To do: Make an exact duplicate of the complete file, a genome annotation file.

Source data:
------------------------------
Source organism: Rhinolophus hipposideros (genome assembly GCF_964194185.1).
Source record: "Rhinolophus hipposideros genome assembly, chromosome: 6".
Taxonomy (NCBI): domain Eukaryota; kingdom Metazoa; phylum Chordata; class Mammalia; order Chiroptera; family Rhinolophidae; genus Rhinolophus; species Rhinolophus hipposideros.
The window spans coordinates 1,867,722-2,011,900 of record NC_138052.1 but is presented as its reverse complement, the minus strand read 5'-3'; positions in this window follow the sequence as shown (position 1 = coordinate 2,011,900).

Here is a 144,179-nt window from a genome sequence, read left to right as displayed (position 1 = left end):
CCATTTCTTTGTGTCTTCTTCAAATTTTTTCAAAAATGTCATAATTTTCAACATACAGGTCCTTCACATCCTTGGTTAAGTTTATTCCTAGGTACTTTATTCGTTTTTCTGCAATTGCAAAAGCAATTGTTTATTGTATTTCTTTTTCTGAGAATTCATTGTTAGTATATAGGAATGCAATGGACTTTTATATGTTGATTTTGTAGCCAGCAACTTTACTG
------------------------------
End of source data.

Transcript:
Source organism: Rhinolophus hipposideros (genome assembly GCF_964194185.1).
Source record: "Rhinolophus hipposideros genome assembly, chromosome: 6".
Taxonomy (NCBI): domain Eukaryota; kingdom Metazoa; phylum Chordata; class Mammalia; order Chiroptera; family Rhinolophidae; genus Rhinolophus; species Rhinolophus hipposideros.
The window spans coordinates 1,867,722-2,011,900 of record NC_138052.1 but is presented as its reverse complement, the minus strand read 5'-3'; positions in this window follow the sequence as shown (position 1 = coordinate 2,011,900).

Here is a 144,179-nt window from a genome sequence, read left to right as displayed (position 1 = left end):
CCATTTCTTTGTGTCTTCTTCAAATTTTTTCAAAAATGTCATAATTTTCAACATACAGGTCCTTCACATCCTTGGTTAAGTTTATTCCTAGGTACTTTATTCGTTTTTCTGCAATTGCAAAAGCAATTGTTTATTGTATTTCTTTTTCTGAGAATTCATTGTTAGTATATAGGAATGCAATGGACTTTTATATGTTGATTTTGTAGCCAGCAACTTTACTG